Improving the reading skills of Tennessee students is one of McQueen’s top priorities for 2016. Others include the transition to the state’s TNReady test and supporting teachers during the rollout of revised math and English standards. She’ll also keep a close eye on what’s going on in schools by dispatching the department’s senior leadership team to shadow high school students.

“We will improve student outcomes. … We will get more students to college,” she said. “We will continue to improve in our national rankings on the National Report Card, based on the improvements I know we will make on closing achievement gaps, and increasing growth for those who are farthest behind, particularly in the area of reading.”

“Why do I know we will do this? Because I’ve been around the state,” she told the Lipscomb students. “I’ve been in your classrooms, and I’ve been in your schools, and I’ve been in your communities.”

 

Academic Accountability

Coming soon: Not one, but two ratings for every Chicago school

Starting this month, Chicago schools will have to juggle two ratings — one from the school district, and another from the state.

The Illinois State Board of Education is scheduled to release on October 31 its annual report cards for schools across the state. This year, for the first time, each school will receive one of four quality stamps from the state: an “exemplary” or “commendable” rating signal the school is meeting standards while an “underperforming” or “lowest performing” designation could trigger intervention, according to state board of education spokeswoman Jackie Matthews.

A federal accountability law, the Every Student Succeeds Act, requires these new ratings.

To complicate matters, the city and state ratings are each based on different underlying metrics and even a different set of standardized tests. The state ratings, for example, are based on a modified version of the PARCC assessment, while Chicago ratings are based largely on the NWEA. The new state ratings, like those the school district issues, can be given out without observers ever having visited a classroom, which is why critics argue that the approach lacks the qualitative metrics necessary to assess the learning, teaching, and leadership at individual schools.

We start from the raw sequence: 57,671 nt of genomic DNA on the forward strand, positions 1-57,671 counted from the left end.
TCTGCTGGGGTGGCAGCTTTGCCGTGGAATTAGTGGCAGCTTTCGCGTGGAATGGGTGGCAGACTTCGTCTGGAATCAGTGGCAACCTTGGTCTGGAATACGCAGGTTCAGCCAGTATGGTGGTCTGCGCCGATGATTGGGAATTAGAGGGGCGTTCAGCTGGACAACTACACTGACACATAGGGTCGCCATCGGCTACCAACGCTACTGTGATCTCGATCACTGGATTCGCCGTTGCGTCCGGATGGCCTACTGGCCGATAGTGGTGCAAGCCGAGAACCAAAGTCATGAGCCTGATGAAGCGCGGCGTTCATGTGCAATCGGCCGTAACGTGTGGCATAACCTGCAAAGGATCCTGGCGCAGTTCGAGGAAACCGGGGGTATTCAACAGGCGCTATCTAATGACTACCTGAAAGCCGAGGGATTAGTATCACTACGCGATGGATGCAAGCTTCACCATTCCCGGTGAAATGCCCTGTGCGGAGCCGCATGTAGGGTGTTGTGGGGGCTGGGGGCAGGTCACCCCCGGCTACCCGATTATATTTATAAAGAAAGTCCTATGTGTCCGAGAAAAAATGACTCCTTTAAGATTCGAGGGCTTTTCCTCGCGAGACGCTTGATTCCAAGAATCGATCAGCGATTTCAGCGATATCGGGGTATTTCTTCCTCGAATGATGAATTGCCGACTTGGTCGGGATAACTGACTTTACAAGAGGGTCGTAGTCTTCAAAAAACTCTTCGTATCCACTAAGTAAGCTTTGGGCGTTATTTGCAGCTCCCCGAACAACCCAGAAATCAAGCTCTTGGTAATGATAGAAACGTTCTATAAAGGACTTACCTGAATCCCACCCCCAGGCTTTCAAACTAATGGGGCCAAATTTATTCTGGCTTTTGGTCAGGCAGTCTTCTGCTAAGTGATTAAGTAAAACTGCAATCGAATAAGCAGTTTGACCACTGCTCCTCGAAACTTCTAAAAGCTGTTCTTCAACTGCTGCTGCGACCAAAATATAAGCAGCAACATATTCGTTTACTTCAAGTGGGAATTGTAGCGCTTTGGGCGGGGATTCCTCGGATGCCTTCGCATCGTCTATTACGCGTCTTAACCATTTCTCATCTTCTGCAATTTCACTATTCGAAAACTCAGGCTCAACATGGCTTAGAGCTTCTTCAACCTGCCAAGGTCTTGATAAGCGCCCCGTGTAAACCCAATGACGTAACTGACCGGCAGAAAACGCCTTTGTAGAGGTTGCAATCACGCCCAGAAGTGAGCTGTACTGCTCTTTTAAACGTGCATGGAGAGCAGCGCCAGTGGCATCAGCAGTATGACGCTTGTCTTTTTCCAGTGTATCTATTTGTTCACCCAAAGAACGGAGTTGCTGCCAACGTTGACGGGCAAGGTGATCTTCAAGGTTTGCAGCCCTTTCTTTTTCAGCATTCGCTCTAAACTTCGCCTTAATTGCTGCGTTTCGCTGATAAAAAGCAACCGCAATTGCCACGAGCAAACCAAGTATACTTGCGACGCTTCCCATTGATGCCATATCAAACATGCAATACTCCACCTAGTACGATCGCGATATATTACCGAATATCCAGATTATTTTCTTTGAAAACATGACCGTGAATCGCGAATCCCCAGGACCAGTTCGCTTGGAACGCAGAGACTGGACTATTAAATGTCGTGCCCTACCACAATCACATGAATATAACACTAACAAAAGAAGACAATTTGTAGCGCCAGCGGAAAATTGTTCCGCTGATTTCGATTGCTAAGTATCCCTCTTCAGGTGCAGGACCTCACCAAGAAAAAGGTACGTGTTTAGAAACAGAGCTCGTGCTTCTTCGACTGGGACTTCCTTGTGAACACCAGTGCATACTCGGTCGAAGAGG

Patricia Brekke, principal at Back of the Yards College Preparatory High School, said she’s still waiting to see how the ratings will be used, “and how that matters for us,” but that parents at her school aren’t necessarily focused on what the state says.

“What our parents usually want to know is what [Chicago Public Schools] says about us, and how we’re doing in comparison to other schools nearby that their children are interested in,” she said.

Educators at Chicago Public Schools understand the power of school quality ratings.  The district already has its own five-tiered rating system: Level 1+ and Level 1 designate the highest performing schools, Level 2+ and Level 2 describe for average and below average performing schools, respectively, and Level 3, the lowest performance rating, is for schools in need of “intensive intervention.” The ratings help parents decide where to enroll their children, and are supposed to signal to the district that the school needs more support. But the ratings are also the source of angst — used to justify replacing school leaders, closing schools, or opening new schools in neighborhoods where options are deemed inadequate.

In contrast, the state’s school quality designations actually target underperforming and lowest-performing schools with additional federal funding and support with the goal of improving student outcomes. Matthews said schools will work with “school support managers” from the state to do a self-inquiry and identify areas for improvement. She described Chicago’s school quality rating system as “a local dashboard that they have developed to communicate with their communities.”

Staff from the Illinois State Board of Education will be traveling around the state next week to meet with district leaders and principals to discuss the new accountability system, including the ratings. They’ll be in Bloomington, Marion, O’Fallon, Chicago, and Melrose Park. The Chicago meeting is Wednesday, Oct. 24, at 5 p.m. at Chicago Public Schools headquarters.